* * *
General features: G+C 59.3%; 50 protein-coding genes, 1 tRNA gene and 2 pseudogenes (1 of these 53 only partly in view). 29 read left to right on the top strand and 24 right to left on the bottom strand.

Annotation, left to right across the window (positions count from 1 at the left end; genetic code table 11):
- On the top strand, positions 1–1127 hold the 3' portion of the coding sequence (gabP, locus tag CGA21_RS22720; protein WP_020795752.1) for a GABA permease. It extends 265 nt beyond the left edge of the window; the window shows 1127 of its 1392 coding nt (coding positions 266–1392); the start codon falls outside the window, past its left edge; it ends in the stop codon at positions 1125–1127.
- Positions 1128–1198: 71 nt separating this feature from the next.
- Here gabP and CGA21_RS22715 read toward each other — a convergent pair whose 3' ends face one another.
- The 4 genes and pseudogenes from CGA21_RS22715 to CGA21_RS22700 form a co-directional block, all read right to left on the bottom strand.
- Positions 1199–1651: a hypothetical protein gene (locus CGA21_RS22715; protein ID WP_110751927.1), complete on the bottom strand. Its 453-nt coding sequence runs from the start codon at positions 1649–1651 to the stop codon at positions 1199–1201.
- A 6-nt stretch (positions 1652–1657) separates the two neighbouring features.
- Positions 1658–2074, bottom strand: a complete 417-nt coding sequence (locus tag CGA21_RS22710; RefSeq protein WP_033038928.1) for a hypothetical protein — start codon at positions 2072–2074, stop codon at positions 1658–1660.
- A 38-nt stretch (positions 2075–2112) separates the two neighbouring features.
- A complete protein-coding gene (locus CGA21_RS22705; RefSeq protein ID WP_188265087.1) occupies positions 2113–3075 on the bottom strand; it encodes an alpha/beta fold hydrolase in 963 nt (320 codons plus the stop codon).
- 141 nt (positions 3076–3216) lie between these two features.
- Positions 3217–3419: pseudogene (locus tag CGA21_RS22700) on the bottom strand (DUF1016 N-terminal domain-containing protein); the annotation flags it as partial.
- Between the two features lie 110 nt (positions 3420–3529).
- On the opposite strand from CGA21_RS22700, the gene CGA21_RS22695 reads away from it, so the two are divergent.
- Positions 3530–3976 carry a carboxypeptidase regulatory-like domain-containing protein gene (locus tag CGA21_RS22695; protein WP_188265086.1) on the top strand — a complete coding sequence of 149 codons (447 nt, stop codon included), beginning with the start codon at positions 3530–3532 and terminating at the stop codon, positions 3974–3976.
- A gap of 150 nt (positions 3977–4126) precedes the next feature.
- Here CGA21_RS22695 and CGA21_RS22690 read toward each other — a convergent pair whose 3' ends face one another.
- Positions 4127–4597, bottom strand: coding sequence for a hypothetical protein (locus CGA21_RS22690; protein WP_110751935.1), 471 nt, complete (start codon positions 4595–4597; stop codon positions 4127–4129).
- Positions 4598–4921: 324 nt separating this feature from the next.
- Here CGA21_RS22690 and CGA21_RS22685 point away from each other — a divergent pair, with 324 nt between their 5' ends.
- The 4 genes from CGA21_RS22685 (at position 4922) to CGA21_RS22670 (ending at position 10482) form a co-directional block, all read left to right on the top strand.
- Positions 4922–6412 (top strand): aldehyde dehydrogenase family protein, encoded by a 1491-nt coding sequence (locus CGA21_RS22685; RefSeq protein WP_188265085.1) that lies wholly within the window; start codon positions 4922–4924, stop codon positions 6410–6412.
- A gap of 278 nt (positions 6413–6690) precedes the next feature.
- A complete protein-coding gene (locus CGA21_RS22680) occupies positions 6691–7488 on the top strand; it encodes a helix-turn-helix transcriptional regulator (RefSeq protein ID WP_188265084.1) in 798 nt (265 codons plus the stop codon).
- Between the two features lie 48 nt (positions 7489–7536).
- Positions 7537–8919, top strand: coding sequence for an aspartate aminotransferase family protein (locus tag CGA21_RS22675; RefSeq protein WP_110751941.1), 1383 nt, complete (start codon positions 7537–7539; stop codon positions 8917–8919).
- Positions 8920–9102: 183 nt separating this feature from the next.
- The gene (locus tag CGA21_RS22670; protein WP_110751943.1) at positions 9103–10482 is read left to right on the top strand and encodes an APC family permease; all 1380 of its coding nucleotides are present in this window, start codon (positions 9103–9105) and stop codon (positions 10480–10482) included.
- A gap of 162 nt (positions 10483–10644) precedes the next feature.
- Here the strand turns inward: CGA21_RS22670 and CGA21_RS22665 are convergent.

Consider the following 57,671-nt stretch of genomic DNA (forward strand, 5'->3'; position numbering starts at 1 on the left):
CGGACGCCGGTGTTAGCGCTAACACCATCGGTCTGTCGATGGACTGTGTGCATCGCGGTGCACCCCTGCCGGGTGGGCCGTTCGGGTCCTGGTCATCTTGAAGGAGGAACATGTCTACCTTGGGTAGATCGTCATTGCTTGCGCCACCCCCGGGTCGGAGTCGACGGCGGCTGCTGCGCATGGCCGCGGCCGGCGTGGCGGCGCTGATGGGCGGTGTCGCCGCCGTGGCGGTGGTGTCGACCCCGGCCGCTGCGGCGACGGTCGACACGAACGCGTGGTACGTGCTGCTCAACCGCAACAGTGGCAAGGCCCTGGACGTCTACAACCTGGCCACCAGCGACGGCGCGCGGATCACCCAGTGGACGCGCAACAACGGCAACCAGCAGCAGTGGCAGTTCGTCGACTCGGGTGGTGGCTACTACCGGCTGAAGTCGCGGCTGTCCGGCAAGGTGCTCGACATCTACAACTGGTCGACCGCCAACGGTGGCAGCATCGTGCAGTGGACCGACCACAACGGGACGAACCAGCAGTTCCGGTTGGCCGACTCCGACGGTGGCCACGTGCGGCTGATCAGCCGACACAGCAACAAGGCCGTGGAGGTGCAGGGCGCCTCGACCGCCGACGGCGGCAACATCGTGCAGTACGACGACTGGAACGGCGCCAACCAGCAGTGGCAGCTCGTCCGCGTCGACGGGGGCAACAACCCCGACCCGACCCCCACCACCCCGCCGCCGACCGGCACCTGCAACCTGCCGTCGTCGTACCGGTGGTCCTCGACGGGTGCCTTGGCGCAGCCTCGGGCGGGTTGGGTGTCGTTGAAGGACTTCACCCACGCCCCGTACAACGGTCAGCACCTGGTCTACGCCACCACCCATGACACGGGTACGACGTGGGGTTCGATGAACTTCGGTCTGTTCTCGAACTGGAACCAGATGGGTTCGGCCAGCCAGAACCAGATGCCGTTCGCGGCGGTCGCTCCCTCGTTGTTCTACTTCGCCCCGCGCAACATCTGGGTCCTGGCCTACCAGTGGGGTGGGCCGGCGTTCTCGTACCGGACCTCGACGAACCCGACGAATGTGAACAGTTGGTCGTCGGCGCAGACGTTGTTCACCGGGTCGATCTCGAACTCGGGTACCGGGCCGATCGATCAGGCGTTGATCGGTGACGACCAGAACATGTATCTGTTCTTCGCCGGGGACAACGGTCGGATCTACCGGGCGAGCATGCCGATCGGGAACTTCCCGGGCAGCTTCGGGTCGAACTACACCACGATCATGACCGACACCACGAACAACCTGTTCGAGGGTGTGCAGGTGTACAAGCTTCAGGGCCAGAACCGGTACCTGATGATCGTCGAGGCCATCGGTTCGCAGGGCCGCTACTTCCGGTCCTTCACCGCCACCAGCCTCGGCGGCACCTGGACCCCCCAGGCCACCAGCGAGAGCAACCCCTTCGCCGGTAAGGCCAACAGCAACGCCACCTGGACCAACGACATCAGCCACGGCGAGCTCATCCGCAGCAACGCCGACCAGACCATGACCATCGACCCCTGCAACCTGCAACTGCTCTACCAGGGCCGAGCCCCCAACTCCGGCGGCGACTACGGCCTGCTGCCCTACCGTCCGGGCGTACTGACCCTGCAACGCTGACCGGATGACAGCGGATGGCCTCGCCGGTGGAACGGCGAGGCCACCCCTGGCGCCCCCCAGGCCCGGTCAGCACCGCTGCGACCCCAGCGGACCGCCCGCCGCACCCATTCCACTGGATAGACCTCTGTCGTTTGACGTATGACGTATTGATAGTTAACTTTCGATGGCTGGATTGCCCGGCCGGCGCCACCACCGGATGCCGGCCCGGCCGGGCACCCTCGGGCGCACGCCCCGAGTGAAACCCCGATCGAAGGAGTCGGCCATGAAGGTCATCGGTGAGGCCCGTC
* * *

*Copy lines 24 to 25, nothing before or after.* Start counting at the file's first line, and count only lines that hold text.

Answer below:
- A gap of 278 nt (positions 6413–6690) precedes the next feature.
- A complete protein-coding gene (locus CGA21_RS22680) occupies positions 6691–7488 on the top strand; it encodes a helix-turn-helix transcriptional regulator (RefSeq protein ID WP_188265084.1) in 798 nt (265 codons plus the stop codon).